Volume 61, Issue 6
  • ISSN: 0002-9637
  • E-ISSN: 1476-1645


A treatment-reinfection study design was used to investigate the relationships between host immunologic and/or genetic factors and resistance to reinfection with Plasmodium falciparum. Sixty-one children in Gabon were enrolled in a cross-sectional study to measure the prevalence of each human plasmodial species. All were given amodiaquine for radical cure of parasites, and 40 were subsequently followed-up for 30 weeks. Successive blood smears were examined to measure the delay of reappearance in blood of asexual stages of P. falciparum parasites. Presence of infection during the cross-sectional survey was associated with male sex, non-deficient glucose-6-phosphate dehydrogenase activity, plasma interleukin-10 level, and anti-LSA-Rep antibody concentration. Resistance to reinfection was related to the presence of anti-LSA-J antibodies, and the absence of anti-LSA-Rep antibodies. Moreover, P. malariae-infected subjects were usually co-infected with P. falciparum, and were also more rapidly reinfected with P. falciparum after treatment, compared with those without P. malariae infection.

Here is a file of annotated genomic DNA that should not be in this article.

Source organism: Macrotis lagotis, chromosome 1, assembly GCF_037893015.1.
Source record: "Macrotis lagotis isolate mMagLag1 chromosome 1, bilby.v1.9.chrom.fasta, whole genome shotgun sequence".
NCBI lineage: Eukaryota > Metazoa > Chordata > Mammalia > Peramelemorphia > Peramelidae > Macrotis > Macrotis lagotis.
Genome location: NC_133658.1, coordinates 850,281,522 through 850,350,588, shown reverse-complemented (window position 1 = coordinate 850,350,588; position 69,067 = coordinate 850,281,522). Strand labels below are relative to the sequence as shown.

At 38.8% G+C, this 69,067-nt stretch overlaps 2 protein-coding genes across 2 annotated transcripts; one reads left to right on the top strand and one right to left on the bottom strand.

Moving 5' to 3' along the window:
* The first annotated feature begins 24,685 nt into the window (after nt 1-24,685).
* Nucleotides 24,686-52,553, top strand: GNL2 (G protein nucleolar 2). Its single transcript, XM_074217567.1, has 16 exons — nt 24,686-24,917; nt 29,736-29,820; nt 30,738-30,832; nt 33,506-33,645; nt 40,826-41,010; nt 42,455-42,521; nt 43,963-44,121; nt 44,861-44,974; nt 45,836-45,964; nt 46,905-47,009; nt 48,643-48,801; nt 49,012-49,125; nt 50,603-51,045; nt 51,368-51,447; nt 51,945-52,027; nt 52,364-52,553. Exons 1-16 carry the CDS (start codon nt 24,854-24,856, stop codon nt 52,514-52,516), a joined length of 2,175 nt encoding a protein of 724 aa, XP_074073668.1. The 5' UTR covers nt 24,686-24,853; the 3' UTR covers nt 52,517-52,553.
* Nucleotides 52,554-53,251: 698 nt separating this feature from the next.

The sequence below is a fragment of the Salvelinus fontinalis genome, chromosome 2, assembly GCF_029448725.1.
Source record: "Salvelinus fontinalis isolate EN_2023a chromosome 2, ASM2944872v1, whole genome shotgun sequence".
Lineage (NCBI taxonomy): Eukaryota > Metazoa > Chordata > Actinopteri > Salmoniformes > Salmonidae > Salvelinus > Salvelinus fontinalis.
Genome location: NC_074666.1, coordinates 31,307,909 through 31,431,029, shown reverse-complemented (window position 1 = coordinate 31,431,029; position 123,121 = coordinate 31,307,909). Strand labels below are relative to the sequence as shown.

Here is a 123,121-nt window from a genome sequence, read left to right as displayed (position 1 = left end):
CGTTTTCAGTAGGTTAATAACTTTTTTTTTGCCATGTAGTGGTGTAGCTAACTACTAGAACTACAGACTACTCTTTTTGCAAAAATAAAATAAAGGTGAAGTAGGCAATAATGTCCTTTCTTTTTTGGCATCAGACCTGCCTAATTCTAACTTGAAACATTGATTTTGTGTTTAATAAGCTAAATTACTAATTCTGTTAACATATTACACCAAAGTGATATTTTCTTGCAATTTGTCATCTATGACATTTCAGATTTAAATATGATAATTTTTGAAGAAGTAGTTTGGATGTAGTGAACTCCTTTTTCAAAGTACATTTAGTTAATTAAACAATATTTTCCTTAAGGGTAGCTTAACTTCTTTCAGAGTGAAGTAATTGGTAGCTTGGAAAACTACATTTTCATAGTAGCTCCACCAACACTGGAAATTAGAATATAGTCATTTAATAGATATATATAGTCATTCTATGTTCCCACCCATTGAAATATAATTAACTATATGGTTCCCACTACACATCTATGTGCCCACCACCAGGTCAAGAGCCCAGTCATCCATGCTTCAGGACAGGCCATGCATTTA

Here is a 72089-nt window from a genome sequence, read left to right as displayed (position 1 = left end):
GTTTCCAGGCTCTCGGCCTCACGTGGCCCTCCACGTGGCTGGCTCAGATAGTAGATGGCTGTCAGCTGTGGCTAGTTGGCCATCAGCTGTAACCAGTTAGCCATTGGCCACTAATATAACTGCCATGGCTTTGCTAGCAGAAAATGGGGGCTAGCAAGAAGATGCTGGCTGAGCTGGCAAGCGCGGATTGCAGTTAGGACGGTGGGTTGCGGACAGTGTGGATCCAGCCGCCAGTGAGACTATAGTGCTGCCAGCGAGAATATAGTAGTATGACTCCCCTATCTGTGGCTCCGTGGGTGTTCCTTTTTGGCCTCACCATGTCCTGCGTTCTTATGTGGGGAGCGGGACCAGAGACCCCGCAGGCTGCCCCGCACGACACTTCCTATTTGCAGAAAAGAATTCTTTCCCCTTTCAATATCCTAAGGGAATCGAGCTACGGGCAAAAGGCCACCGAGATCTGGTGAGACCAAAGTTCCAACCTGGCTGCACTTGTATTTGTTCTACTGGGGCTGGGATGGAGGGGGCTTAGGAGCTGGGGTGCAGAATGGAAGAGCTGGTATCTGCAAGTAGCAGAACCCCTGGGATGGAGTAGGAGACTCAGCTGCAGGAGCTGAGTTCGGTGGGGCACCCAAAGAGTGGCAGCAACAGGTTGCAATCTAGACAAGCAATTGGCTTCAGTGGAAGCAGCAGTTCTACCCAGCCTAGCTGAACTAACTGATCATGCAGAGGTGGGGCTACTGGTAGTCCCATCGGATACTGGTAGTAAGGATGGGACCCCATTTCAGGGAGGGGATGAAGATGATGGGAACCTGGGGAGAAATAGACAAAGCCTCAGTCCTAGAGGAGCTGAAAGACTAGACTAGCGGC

Article metrics loading...

The graphs shown below represent data from March 2017
Loading full text...

Full text loading...

This is a required field
Please enter a valid email address
Approval was a Success
Invalid data
An Error Occurred
Approval was partially successful, following selected items could not be processed due to error